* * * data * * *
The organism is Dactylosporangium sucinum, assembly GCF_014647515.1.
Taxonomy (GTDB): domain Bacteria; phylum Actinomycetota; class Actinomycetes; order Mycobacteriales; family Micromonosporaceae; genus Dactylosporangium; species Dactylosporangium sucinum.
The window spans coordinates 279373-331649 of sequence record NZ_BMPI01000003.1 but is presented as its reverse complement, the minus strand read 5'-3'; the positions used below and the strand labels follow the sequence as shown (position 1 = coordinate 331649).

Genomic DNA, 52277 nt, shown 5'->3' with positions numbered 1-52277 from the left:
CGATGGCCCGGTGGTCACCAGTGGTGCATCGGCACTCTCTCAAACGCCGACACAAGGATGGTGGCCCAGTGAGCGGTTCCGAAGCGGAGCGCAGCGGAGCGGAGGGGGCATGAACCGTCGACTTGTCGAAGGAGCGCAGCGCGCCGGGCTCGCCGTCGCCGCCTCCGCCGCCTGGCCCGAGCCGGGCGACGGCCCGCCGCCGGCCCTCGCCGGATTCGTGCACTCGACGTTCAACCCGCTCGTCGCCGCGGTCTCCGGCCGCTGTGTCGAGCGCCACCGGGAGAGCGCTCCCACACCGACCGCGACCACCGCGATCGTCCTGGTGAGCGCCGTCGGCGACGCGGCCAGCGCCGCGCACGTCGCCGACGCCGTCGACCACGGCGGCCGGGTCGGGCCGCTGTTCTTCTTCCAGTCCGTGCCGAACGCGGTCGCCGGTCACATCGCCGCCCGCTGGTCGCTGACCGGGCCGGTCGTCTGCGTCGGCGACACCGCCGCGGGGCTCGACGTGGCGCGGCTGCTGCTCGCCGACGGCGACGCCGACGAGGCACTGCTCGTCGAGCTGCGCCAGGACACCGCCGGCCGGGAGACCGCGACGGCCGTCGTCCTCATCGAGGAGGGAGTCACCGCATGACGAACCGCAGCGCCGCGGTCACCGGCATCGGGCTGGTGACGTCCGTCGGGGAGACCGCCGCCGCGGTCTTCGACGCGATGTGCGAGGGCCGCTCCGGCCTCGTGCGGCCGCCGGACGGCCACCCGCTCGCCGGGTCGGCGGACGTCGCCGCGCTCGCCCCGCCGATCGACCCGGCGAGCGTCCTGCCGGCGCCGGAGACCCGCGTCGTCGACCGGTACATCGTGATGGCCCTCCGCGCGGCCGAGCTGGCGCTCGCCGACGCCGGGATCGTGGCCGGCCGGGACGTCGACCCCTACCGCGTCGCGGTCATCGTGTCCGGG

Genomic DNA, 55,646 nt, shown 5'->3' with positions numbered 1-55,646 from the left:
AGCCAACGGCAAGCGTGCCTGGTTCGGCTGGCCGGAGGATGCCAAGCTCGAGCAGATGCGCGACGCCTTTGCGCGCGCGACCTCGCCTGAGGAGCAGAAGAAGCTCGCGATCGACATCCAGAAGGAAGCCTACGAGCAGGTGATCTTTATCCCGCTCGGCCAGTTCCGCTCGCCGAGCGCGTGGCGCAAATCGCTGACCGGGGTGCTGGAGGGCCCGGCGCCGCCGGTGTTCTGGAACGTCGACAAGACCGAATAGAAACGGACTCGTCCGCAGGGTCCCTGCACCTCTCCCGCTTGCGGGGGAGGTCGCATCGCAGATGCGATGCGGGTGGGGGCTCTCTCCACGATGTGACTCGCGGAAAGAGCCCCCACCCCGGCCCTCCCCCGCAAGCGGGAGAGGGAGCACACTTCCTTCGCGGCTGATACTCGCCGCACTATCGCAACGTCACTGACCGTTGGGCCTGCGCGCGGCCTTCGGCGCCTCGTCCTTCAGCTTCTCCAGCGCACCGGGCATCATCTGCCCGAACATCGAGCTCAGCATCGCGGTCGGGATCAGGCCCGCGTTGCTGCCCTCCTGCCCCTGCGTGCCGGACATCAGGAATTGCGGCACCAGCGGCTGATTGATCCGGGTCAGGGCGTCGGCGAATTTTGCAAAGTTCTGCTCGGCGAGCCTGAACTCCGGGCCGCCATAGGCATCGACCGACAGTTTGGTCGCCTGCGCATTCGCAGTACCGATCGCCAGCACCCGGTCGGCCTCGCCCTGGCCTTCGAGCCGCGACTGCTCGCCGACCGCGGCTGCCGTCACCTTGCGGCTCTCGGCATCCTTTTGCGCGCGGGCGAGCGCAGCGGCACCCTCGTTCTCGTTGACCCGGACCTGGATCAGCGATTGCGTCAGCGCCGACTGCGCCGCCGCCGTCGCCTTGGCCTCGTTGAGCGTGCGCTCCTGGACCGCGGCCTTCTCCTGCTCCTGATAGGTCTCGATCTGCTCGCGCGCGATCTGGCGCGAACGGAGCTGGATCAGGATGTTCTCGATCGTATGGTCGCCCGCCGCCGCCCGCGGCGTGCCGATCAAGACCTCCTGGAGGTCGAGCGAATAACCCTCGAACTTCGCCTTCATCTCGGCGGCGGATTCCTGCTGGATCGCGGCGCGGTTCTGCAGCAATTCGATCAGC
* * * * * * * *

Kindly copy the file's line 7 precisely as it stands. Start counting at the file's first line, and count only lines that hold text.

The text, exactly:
AGCCAACGGCAAGCGTGCCTGGTTCGGCTGGCCGGAGGATGCCAAGCTCGAGCAGATGCGCGACGCCTTTGCGCGCGCGACCTCGCCTGAGGAGCAGAAGAAGCTCGCGATCGACATCCAGAAGGAAGCCTACGAGCAGGTGATCTTTATCCCGCTCGGCCAGTTCCGCTCGCCGAGCGCGTGGCGCAAATCGCTGACCGGGGTGCTGGAGGGCCCGGCGCCGCCGGTGTTCTGGAACGTCGACAAGACCGAATAGAAACGGACTCGTCCGCAGGGTCCCTGCACCTCTCCCGCTTGCGGGGGAGGTCGCATCGCAGATGCGATGCGGGTGGGGGCTCTCTCCACGATGTGACTCGCGGAAAGAGCCCCCACCCCGGCCCTCCCCCGCAAGCGGGAGAGGGAGCACACTTCCTTCGCGGCTGATACTCGCCGCACTATCGCAACGTCACTGACCGTTGGGCCTGCGCGCGGCCTTCGGCGCCTCGTCCTTCAGCTTCTCCAGCGCACCGGGCATCATCTGCCCGAACATCGAGCTCAGCATCGCGGTCGGGATCAGGCCCGCGTTGCTGCCCTCCTGCCCCTGCGTGCCGGACATCAGGAATTGCGGCACCAGCGGCTGATTGATCCGGGTCAGGGCGTCGGCGAATTTTGCAAAGTTCTGCTCGGCGAGCCTGAACTCCGGGCCGCCATAGGCATCGACCGACAGTTTGGTCGCCTGCGCATTCGCAGTACCGATCGCCAGCACCCGGTCGGCCTCGCCCTGGCCTTCGAGCCGCGACTGCTCGCCGACCGCGGCTGCCGTCACCTTGCGGCTCTCGGCATCCTTTTGCGCGCGGGCGAGCGCAGCGGCACCCTCGTTCTCGTTGACCCGGACCTGGATCAGCGATTGCGTCAGCGCCGACTGCGCCGCCGCCGTCGCCTTGGCCTCGTTGAGCGTGCGCTCCTGGACCGCGGCCTTCTCCTGCTCCTGATAGGTCTCGATCTGCTCGCGCGCGATCTGGCGCGAACGGAGCTGGATCAGGATGTTCTCGATCGTATGGTCGCCCGCCGCCGCCCGCGGCGTGCCGATCAAGACCTCCTGGAGGTCGAGCGAATAACCCTCGAACTTCGCCTTCATCTCGGCGGCGGATTCCTGCTGGATCGCGGCGCGGTTCTGCAGCAATTCGATCAGC